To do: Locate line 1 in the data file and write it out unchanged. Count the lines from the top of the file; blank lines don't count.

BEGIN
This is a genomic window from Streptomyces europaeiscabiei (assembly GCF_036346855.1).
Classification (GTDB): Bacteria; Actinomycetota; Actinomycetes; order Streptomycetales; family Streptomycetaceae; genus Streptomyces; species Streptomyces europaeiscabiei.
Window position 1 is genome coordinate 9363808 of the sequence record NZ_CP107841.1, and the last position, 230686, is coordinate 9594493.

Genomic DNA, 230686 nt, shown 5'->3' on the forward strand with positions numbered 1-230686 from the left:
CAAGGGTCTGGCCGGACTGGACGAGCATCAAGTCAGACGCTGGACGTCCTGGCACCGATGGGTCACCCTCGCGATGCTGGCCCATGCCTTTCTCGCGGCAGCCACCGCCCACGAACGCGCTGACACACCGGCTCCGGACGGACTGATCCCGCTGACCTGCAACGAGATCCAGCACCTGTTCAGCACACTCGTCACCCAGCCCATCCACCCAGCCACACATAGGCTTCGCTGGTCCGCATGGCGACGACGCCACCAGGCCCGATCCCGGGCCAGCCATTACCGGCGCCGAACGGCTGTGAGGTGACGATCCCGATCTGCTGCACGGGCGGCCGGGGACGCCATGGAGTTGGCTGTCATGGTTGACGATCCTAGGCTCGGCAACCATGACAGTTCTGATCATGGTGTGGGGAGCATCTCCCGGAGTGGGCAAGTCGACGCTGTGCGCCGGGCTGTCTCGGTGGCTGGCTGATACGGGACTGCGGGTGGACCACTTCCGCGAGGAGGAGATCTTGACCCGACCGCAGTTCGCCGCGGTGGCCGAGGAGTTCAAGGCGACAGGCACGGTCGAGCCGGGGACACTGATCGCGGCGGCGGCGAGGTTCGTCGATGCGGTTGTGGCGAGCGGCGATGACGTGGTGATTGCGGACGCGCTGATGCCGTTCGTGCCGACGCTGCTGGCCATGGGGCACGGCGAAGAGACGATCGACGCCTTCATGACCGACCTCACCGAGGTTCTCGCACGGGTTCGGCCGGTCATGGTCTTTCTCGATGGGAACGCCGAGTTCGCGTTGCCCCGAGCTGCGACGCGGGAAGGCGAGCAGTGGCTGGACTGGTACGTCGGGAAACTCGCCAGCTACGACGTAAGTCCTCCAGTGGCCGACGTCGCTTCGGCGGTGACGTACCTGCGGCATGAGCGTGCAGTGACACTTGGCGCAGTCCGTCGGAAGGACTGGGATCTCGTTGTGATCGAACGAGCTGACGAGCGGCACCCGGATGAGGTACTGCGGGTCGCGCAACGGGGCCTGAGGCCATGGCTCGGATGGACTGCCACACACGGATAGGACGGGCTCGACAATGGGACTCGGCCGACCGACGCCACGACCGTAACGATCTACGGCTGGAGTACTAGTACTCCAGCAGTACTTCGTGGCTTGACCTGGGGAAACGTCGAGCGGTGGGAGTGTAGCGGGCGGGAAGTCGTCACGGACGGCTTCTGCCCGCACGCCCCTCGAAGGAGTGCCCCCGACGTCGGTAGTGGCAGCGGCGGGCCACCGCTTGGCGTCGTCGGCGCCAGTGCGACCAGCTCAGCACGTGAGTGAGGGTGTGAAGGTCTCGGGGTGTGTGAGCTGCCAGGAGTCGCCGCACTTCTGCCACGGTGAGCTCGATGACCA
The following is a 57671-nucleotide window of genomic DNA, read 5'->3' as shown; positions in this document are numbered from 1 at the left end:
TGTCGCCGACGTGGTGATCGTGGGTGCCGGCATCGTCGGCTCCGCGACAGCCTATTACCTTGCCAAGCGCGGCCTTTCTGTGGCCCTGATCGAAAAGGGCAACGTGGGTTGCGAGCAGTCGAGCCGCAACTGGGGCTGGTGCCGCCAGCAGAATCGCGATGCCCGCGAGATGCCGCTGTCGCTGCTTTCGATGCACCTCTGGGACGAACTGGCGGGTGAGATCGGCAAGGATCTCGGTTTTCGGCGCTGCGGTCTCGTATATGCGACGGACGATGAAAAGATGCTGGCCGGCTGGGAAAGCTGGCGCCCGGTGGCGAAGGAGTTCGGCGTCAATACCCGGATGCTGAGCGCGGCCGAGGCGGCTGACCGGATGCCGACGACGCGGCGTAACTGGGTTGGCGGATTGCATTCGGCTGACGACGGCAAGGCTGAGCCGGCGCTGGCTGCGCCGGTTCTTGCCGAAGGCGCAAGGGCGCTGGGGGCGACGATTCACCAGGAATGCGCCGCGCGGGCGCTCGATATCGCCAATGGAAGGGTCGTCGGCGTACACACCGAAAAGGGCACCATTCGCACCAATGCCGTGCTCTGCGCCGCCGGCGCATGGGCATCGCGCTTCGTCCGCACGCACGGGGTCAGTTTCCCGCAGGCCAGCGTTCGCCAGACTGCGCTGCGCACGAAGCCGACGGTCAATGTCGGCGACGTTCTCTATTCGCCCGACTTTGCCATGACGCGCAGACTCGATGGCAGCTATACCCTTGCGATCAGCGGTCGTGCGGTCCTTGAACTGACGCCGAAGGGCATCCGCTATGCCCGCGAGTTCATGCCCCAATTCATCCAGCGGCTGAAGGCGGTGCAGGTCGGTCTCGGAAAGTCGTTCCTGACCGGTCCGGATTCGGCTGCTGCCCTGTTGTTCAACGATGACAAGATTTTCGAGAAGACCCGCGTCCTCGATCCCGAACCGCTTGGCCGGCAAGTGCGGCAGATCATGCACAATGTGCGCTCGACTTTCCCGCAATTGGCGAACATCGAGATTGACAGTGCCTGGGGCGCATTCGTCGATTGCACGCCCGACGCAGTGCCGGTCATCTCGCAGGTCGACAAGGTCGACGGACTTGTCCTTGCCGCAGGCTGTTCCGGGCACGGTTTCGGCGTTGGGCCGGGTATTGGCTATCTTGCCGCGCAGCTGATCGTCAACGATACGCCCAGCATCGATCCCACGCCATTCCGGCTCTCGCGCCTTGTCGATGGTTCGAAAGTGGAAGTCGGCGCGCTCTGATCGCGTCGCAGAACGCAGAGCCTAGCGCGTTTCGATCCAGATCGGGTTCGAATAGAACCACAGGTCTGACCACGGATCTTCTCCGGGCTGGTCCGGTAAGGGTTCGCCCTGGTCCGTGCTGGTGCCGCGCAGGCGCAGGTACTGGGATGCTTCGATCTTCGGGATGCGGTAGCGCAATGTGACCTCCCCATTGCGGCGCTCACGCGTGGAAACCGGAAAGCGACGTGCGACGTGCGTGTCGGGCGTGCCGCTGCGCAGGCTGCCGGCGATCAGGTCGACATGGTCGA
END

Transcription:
This is a genomic window from Streptomyces europaeiscabiei (assembly GCF_036346855.1).